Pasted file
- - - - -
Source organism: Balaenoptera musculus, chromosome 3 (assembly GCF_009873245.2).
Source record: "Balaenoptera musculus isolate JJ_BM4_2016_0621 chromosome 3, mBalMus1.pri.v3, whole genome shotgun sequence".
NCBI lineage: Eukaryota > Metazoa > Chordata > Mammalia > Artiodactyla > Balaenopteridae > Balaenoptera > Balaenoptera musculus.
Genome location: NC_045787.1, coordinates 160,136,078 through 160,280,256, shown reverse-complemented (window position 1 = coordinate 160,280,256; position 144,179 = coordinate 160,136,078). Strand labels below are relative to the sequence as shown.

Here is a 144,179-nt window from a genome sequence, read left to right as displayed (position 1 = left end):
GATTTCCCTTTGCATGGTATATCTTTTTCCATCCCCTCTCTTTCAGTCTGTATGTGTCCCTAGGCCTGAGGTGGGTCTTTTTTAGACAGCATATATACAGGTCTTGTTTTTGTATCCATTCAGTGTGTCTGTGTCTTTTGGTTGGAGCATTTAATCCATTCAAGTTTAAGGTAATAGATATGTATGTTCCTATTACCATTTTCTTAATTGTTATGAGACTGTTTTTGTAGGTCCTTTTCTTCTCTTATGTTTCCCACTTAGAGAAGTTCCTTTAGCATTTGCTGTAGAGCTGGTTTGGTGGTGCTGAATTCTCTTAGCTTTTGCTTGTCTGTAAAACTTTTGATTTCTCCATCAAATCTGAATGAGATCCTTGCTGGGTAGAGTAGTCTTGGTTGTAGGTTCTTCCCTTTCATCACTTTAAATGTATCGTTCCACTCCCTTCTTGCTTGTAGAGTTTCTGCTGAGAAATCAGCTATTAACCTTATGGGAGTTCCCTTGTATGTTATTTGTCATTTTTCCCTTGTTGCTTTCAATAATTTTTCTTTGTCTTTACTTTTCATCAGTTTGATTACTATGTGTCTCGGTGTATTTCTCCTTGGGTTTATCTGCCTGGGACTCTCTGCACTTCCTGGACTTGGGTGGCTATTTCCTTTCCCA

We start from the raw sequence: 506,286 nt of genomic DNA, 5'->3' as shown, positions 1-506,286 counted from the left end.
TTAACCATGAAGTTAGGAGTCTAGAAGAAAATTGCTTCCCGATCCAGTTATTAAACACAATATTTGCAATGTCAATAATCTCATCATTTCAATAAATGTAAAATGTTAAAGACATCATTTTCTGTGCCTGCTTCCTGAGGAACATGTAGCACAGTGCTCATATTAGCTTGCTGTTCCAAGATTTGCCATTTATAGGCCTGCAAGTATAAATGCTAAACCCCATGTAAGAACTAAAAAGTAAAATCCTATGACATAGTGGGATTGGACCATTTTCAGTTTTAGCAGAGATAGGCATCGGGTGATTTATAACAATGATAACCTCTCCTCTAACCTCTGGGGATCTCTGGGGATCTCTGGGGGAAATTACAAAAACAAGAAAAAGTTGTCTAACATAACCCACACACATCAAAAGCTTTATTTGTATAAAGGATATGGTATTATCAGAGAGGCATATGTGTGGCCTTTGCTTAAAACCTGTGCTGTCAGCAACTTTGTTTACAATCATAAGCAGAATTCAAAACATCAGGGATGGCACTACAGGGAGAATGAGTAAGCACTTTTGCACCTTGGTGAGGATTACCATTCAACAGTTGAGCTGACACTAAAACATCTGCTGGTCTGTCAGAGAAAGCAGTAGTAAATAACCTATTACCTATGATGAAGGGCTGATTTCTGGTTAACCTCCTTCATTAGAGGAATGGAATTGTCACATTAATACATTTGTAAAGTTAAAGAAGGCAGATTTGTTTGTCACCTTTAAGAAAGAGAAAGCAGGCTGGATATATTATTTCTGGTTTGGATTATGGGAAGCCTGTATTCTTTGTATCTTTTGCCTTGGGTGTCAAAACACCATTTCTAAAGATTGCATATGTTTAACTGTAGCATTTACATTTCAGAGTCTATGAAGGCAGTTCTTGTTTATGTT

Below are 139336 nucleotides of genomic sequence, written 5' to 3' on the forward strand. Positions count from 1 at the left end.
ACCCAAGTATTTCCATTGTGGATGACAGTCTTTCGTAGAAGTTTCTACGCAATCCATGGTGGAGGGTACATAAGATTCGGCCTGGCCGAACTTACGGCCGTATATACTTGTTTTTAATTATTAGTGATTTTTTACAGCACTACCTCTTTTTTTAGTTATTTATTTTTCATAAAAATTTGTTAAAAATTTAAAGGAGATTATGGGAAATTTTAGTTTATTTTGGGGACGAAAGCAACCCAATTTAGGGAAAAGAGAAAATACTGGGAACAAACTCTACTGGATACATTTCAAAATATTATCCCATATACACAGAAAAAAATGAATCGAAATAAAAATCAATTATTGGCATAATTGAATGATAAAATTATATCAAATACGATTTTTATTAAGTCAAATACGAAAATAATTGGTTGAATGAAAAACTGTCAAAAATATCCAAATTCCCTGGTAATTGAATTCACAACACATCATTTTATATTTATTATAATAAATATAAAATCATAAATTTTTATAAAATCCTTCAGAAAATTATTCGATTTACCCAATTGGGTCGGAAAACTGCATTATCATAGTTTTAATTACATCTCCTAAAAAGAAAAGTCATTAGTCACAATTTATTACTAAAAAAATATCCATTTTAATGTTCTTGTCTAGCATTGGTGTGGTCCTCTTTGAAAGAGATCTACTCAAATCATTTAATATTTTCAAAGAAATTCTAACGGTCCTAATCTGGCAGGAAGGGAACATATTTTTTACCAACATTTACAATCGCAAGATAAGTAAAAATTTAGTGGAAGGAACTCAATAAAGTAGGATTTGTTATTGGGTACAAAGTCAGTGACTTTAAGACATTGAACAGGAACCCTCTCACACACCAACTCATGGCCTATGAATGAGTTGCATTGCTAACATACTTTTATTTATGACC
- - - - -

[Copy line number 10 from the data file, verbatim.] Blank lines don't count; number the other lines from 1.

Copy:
ACCCAAGTATTTCCATTGTGGATGACAGTCTTTCGTAGAAGTTTCTACGCAATCCATGGTGGAGGGTACATAAGATTCGGCCTGGCCGAACTTACGGCCGTATATACTTGTTTTTAATTATTAGTGATTTTTTACAGCACTACCTCTTTTTTTAGTTATTTATTTTTCATAAAAATTTGTTAAAAATTTAAAGGAGATTATGGGAAATTTTAGTTTATTTTGGGGACGAAAGCAACCCAATTTAGGGAAAAGAGAAAATACTGGGAACAAACTCTACTGGATACATTTCAAAATATTATCCCATATACACAGAAAAAAATGAATCGAAATAAAAATCAATTATTGGCATAATTGAATGATAAAATTATATCAAATACGATTTTTATTAAGTCAAATACGAAAATAATTGGTTGAATGAAAAACTGTCAAAAATATCCAAATTCCCTGGTAATTGAATTCACAACACATCATTTTATATTTATTATAATAAATATAAAATCATAAATTTTTATAAAATCCTTCAGAAAATTATTCGATTTACCCAATTGGGTCGGAAAACTGCATTATCATAGTTTTAATTACATCTCCTAAAAAGAAAAGTCATTAGTCACAATTTATTACTAAAAAAATATCCATTTTAATGTTCTTGTCTAGCATTGGTGTGGTCCTCTTTGAAAGAGATCTACTCAAATCATTTAATATTTTCAAAGAAATTCTAACGGTCCTAATCTGGCAGGAAGGGAACATATTTTTTACCAACATTTACAATCGCAAGATAAGTAAAAATTTAGTGGAAGGAACTCAATAAAGTAGGATTTGTTATTGGGTACAAAGTCAGTGACTTTAAGACATTGAACAGGAACCCTCTCACACACCAACTCATGGCCTATGAATGAGTTGCATTGCTAACATACTTTTATTTATGACC